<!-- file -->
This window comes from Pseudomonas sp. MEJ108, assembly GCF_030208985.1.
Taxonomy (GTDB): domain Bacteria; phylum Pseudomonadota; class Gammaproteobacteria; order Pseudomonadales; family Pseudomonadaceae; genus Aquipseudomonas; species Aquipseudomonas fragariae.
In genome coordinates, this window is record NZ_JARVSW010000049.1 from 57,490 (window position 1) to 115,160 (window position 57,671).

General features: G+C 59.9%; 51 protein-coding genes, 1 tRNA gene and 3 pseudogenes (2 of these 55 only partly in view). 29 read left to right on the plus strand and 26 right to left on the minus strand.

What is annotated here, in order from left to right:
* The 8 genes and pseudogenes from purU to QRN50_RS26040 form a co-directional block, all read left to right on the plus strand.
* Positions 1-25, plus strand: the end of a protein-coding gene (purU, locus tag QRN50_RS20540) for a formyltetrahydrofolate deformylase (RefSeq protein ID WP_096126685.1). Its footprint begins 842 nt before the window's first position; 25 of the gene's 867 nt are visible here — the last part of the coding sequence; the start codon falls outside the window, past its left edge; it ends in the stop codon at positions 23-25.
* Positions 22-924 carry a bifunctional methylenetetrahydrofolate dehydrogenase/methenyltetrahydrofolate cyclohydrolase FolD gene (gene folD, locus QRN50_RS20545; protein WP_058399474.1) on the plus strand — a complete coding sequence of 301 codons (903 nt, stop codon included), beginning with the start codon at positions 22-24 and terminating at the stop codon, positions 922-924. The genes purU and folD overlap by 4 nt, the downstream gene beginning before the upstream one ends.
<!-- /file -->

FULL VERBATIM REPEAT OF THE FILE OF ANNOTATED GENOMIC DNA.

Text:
This window comes from Pseudomonas sp. MEJ108, assembly GCF_030208985.1.
Taxonomy (GTDB): domain Bacteria; phylum Pseudomonadota; class Gammaproteobacteria; order Pseudomonadales; family Pseudomonadaceae; genus Aquipseudomonas; species Aquipseudomonas fragariae.
In genome coordinates, this window is record NZ_JARVSW010000049.1 from 57,490 (window position 1) to 115,160 (window position 57,671).

General features: G+C 59.9%; 51 protein-coding genes, 1 tRNA gene and 3 pseudogenes (2 of these 55 only partly in view). 29 read left to right on the plus strand and 26 right to left on the minus strand.

What is annotated here, in order from left to right:
* The 8 genes and pseudogenes from purU to QRN50_RS26040 form a co-directional block, all read left to right on the plus strand.
* Positions 1-25, plus strand: the end of a protein-coding gene (purU, locus tag QRN50_RS20540) for a formyltetrahydrofolate deformylase (RefSeq protein ID WP_096126685.1). Its footprint begins 842 nt before the window's first position; 25 of the gene's 867 nt are visible here — the last part of the coding sequence; the start codon falls outside the window, past its left edge; it ends in the stop codon at positions 23-25.
* Positions 22-924 carry a bifunctional methylenetetrahydrofolate dehydrogenase/methenyltetrahydrofolate cyclohydrolase FolD gene (gene folD, locus QRN50_RS20545; protein WP_058399474.1) on the plus strand — a complete coding sequence of 301 codons (903 nt, stop codon included), beginning with the start codon at positions 22-24 and terminating at the stop codon, positions 922-924. The genes purU and folD overlap by 4 nt, the downstream gene beginning before the upstream one ends.